The first mask and the second mask can be respectively a patterned deposit formed on the first face or the second face by chemical vapor deposition induced by at least one energy beam selected from focused electromagnetic waves of electron beams, focused ion beams and laser beams.

The first mask and the second mask can be formed from at least one material selected from the group consisting of C, W, Mo, Ni, Au, Pt, GaN, Si, and SiO2, and contain impurity materials at a content not more than 50%.

The process can further comprise the steps of: forming a coating film on at least a part of the face of the base material before formation of the masks, and removing selectively at least a part of the coating film by etching treatment after the formation of the masks.

The step of forming the coating film can be conducted by heat-treating the base material in an environmental gas to allow the surface component of the base material to react with the environmental gas to form an oxide film or nitride film on at least a part of the surface of the base material.

In the step of forming a coating film, the coating film can be formed on at least a portion of the surface of the base material by chemical vapor deposition or atomic layer deposition.

The coating film can be formed from at least one material selected from Cu, W, TiN, Si3N4, SiN and SiO2.

The etching treatment can be conducted by any of reactive ion etching, directional accelerated particle beam etching, reactive gas etching, and corrosive liquid etching.

The step of dry-etching can be conducted by reactive ion etching, or directional accelerated particle beam etching.

The first angle can range from 10° to 170°.

The second angle and the third angle can range respectively from 10° to 90°.

Further features of the present invention will become apparent from the following description of exemplary embodiments with reference to the attached drawings.

BRIEF DESCRIPTION OF THE DRAWINGS

FIGS. 1A, 1B, 1C, 1D, 1E, 1F, 1G, 1H, 1I and 1J are drawings for explaining an embodiment of production of the three-dimensional periodic structure of the present invention.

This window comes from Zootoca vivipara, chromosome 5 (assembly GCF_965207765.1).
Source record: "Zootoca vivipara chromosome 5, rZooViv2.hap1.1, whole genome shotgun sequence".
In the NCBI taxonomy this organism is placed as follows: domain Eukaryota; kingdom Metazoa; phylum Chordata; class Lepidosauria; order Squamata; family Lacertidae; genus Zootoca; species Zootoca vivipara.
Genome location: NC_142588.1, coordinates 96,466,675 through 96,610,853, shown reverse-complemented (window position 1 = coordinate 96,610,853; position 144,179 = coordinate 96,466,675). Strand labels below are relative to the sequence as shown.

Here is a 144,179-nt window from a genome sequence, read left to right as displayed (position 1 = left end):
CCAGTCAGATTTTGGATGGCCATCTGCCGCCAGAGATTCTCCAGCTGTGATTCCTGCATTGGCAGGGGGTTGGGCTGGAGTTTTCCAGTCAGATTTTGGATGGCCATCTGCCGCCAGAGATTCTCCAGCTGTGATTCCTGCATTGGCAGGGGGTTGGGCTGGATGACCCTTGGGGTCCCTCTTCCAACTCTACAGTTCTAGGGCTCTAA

FIGS. 2A, 2B, 2C, 2D, 2E, 2F, 2G, 2H, and 2I are drawings for explaining another embodiment of production of the three-dimensional periodic structure of the present invention.

FIG. 3 is a drawing for explaining examples of the shape of the cross-section of the rod of the three-dimensional periodic structure which can be produced by the present invention.

FIGS. 4A and 4B are drawings for explaining still another embodiment of production of the three-dimensional periodic structure of the present invention.

FIGS. 5A and 5B are drawings for explaining the shape of the mask for production of the three-dimensional periodic structure of the present invention.

FIGS. 6A and 6B are drawings for explaining the shape of the mask for production of the tree-dimensional structure of the present invention.

FIG. 7 is a schematic drawing of a three-dimensional photonic crystal having a woodpile structure.

DESCRIPTION OF THE EMBODIMENTS

The best mode for practicing the present invention is described below by reference to the drawings. Incidentally, in the drawings, the same elements are denoted by the same numerals and symbols.

FIGS. 1A to 1J illustrate a process for formation of a three-dimensional periodic structure, in particular a three-dimensional nano-photonic crystal of the present invention. In FIGS. 1A to 1J, the numerals denote the followings: 10, a substrate; 20, a photonic crystal base material (also called a precursor); 100, a first face of the photonic crystal base material; 200, a second face of the photonic crystal base material adjoining to the first face; 31, a first angle of adjoining between first face 100 and second face 200.

The first face and the second face of the photonic crystal of the present invention are described below.

In the present invention, the first face and the second face signify respectively a face to be processed of the base material constituting the photonic crystal in a polyhedron shape. The first face and the second face are adjoining to each other. The first and second faces to be processed are selected suitably in consideration of design of the photonic crystal, ease of the processing (handling), the processing scale, the processing cost, and so forth.